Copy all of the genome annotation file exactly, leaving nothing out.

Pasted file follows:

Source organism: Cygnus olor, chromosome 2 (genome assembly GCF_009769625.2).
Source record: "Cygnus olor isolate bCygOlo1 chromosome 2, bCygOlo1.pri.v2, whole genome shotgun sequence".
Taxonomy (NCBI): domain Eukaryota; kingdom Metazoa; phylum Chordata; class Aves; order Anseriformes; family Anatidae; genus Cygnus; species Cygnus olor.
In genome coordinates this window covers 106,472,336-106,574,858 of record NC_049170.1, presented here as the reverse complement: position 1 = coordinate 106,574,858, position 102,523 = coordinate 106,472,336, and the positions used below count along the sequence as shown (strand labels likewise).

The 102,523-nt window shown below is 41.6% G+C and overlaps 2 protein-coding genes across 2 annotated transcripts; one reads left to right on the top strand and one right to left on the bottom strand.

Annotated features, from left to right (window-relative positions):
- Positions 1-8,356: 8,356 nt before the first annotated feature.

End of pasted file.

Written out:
Source organism: Cygnus olor, chromosome 2 (genome assembly GCF_009769625.2).
Source record: "Cygnus olor isolate bCygOlo1 chromosome 2, bCygOlo1.pri.v2, whole genome shotgun sequence".
Taxonomy (NCBI): domain Eukaryota; kingdom Metazoa; phylum Chordata; class Aves; order Anseriformes; family Anatidae; genus Cygnus; species Cygnus olor.
In genome coordinates this window covers 106,472,336-106,574,858 of record NC_049170.1, presented here as the reverse complement: position 1 = coordinate 106,574,858, position 102,523 = coordinate 106,472,336, and the positions used below count along the sequence as shown (strand labels likewise).

The 102,523-nt window shown below is 41.6% G+C and overlaps 2 protein-coding genes across 2 annotated transcripts; one reads left to right on the top strand and one right to left on the bottom strand.

Annotated features, from left to right (window-relative positions):
- Positions 1-8,356: 8,356 nt before the first annotated feature.